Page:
Whether Steen and his fellow hostages win their freedom may well determine whether Lebanon can regain the confidence of Western governments and private financiers, and rebuild itself into the country it was before the civil war erupted in 1975. But for Turner’s Lebaneseborn wife, Badr, the process of renewal has already begun. She and her four-year-old daughter, Joanne, born five months after her father was captured, flew from their home in Boise, Idaho, last week to meet Turner in Germany, where he was undergoing tests at a U.S. military hospital.

“He is in good health,” she told reporters after being reunited with her husband. “We will continue our life as a family again from the point where we stopped.”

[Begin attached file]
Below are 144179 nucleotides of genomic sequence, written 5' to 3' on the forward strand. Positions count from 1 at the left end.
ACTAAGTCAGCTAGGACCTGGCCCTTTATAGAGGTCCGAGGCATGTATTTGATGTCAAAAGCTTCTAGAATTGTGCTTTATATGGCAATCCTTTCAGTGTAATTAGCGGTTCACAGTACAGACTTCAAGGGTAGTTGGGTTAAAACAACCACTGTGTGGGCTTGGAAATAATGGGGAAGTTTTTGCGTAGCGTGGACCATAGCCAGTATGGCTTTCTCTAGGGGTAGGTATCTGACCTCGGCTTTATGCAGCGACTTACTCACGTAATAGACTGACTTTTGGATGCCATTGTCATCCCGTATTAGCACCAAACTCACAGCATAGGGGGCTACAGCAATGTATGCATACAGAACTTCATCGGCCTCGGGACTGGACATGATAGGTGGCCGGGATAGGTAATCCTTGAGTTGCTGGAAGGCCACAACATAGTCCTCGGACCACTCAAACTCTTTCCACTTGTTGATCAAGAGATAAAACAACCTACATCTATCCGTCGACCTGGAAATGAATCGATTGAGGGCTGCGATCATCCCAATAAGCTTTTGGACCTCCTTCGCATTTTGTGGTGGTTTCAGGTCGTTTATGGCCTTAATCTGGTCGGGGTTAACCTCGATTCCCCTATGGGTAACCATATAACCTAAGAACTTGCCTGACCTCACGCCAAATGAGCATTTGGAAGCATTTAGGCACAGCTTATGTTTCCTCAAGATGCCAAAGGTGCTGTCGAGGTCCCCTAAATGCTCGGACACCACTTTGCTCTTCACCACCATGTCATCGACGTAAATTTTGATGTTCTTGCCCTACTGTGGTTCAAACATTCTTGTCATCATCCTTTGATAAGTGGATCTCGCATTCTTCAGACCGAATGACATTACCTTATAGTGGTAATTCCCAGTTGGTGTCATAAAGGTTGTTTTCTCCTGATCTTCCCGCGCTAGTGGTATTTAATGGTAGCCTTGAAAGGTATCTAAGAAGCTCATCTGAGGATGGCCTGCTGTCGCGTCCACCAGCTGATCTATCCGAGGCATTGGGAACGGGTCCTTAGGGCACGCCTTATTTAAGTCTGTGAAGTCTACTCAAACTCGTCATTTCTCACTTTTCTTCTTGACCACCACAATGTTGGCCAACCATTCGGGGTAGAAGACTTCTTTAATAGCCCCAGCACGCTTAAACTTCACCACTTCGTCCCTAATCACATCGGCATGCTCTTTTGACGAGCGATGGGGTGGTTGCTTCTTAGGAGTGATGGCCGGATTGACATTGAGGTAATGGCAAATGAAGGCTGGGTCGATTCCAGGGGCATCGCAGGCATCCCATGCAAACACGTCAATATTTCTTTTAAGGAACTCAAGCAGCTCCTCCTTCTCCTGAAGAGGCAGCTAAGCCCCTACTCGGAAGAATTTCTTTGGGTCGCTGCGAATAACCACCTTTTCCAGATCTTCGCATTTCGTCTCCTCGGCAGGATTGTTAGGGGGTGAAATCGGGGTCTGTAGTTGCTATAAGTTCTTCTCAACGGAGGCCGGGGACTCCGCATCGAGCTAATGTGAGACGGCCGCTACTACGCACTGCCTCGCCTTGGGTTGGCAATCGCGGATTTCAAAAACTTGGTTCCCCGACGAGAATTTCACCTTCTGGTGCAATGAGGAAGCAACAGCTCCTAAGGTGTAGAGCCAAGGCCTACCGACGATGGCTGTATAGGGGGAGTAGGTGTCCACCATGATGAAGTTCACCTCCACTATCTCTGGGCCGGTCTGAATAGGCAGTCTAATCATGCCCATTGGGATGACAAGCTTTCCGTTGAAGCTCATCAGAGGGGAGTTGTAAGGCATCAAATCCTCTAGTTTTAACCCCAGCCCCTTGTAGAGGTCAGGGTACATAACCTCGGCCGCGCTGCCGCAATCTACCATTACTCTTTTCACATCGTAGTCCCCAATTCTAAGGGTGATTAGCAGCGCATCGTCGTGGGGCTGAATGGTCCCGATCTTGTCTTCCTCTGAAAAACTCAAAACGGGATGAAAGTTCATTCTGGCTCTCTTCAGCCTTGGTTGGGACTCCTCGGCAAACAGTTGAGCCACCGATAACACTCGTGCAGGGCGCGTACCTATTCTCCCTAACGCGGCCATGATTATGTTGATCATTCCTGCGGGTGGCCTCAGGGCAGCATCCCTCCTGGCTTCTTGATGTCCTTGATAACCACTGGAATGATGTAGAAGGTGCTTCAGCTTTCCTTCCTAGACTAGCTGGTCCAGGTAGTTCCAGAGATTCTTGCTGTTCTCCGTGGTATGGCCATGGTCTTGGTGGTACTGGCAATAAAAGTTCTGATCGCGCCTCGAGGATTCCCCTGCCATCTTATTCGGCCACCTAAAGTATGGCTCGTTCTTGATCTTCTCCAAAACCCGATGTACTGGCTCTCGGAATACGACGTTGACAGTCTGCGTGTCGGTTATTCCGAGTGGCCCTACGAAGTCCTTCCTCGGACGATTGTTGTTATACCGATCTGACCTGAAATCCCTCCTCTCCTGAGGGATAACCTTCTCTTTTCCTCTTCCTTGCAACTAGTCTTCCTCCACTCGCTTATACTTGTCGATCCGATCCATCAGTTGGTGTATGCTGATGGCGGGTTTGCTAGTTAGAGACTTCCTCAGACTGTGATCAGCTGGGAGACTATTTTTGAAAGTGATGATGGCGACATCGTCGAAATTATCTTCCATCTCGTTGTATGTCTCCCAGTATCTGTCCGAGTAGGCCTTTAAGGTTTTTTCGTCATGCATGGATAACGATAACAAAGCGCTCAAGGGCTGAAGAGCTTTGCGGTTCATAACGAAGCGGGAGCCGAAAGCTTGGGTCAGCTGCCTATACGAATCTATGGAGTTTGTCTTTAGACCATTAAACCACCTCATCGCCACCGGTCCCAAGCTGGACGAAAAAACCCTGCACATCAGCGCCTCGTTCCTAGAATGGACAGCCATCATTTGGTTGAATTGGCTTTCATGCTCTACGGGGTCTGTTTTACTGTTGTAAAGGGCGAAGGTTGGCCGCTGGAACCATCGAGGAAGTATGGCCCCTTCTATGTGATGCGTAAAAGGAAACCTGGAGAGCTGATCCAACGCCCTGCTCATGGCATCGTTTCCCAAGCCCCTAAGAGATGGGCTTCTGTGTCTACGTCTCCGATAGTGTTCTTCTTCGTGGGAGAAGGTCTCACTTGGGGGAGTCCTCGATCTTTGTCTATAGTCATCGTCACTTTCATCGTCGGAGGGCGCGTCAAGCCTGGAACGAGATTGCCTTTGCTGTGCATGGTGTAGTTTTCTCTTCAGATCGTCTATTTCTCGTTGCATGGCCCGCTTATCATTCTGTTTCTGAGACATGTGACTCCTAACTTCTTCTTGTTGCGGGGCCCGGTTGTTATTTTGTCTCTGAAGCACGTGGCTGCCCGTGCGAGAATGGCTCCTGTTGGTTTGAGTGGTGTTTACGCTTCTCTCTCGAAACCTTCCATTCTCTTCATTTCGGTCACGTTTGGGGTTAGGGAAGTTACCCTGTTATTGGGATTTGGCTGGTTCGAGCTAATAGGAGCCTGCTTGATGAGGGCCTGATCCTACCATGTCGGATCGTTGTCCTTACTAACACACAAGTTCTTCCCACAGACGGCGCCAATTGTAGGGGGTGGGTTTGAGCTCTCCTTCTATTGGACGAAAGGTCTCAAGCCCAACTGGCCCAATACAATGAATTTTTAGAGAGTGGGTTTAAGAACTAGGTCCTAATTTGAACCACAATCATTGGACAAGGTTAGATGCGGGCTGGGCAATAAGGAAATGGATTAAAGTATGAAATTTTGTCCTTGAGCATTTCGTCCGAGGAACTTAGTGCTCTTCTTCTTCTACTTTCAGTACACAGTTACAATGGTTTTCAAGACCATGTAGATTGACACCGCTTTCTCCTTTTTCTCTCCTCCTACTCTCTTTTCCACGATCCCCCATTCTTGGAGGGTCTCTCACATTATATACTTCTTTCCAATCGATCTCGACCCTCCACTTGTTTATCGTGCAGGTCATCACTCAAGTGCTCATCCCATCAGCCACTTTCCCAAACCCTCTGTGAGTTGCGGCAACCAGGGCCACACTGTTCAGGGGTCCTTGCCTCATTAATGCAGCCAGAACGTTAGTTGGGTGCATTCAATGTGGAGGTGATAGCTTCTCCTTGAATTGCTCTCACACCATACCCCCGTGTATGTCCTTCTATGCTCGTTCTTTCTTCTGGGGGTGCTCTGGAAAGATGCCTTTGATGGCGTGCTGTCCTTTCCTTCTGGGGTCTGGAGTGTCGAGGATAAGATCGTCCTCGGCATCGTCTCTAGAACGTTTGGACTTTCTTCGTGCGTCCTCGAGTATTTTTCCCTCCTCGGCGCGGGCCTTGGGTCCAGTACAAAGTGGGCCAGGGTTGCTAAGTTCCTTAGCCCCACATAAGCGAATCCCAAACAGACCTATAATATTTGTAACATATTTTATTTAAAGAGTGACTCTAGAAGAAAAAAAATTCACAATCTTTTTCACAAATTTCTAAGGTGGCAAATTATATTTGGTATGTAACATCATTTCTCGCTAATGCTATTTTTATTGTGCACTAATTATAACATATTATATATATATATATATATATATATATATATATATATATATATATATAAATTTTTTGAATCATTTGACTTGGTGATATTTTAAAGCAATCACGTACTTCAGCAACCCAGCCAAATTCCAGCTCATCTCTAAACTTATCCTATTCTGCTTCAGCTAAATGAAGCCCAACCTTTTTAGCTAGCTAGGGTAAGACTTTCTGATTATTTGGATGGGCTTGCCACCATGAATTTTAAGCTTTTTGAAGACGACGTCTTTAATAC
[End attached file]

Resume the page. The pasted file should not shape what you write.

That reunion and a series of other hostage exchanges since August were choreographed by Giandomenico Picco, the United Nations’ special Middle East envoy. Israel holds an estimated 10,000 Palestinians prisoner for their alleged role in the intifadeh, or uprising, in the West Bank and Gaza Strip. It also retains more than 300 Arab prisoners captured in Lebanon. Israel agreed to free some of them in exchange for the return, or proof of death, of seven of its servicemen who went missing in Lebanon between 1982 and 1986. Under Picco’s mediating efforts, Israel recently released 66 Arabs in exchange for the remains of one Israeli servicemen and evidence that two others had died. Four others remain unaccounted for. The hostage-takers, meanwhile, released Britons John McCarthy and Jack Mann, American Edward Tracy and, most recently, Turner.